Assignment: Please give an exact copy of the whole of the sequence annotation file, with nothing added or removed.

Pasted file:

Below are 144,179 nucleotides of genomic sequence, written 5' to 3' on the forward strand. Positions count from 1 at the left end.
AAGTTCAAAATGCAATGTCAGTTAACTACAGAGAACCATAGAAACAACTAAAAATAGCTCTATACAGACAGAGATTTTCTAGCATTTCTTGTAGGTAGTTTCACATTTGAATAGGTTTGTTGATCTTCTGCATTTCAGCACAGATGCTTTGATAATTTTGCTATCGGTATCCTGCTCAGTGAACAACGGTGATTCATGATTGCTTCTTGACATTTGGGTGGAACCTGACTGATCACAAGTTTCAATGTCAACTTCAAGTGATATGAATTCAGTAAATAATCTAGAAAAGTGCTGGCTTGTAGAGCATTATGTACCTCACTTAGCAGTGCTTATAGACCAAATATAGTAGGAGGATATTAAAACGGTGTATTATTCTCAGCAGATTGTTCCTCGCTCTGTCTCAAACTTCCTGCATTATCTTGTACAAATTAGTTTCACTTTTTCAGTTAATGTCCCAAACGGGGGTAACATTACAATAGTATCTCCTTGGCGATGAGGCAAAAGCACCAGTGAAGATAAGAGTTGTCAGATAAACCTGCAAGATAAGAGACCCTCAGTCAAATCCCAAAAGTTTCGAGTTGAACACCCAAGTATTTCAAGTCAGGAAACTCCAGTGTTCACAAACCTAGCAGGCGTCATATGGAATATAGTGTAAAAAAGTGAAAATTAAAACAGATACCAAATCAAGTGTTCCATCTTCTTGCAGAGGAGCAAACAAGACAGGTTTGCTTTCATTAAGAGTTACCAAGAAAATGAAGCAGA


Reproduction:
Below are 144,179 nucleotides of genomic sequence, written 5' to 3' on the forward strand. Positions count from 1 at the left end.
AAGTTCAAAATGCAATGTCAGTTAACTACAGAGAACCATAGAAACAACTAAAAATAGCTCTATACAGACAGAGATTTTCTAGCATTTCTTGTAGGTAGTTTCACATTTGAATAGGTTTGTTGATCTTCTGCATTTCAGCACAGATGCTTTGATAATTTTGCTATCGGTATCCTGCTCAGTGAACAACGGTGATTCATGATTGCTTCTTGACATTTGGGTGGAACCTGACTGATCACAAGTTTCAATGTCAACTTCAAGTGATATGAATTCAGTAAATAATCTAGAAAAGTGCTGGCTTGTAGAGCATTATGTACCTCACTTAGCAGTGCTTATAGACCAAATATAGTAGGAGGATATTAAAACGGTGTATTATTCTCAGCAGATTGTTCCTCGCTCTGTCTCAAACTTCCTGCATTATCTTGTACAAATTAGTTTCACTTTTTCAGTTAATGTCCCAAACGGGGGTAACATTACAATAGTATCTCCTTGGCGATGAGGCAAAAGCACCAGTGAAGATAAGAGTTGTCAGATAAACCTGCAAGATAAGAGACCCTCAGTCAAATCCCAAAAGTTTCGAGTTGAACACCCAAGTATTTCAAGTCAGGAAACTCCAGTGTTCACAAACCTAGCAGGCGTCATATGGAATATAGTGTAAAAAAGTGAAAATTAAAACAGATACCAAATCAAGTGTTCCATCTTCTTGCAGAGGAGCAAACAAGACAGGTTTGCTTTCATTAAGAGTTACCAAGAAAATGAAGCAGA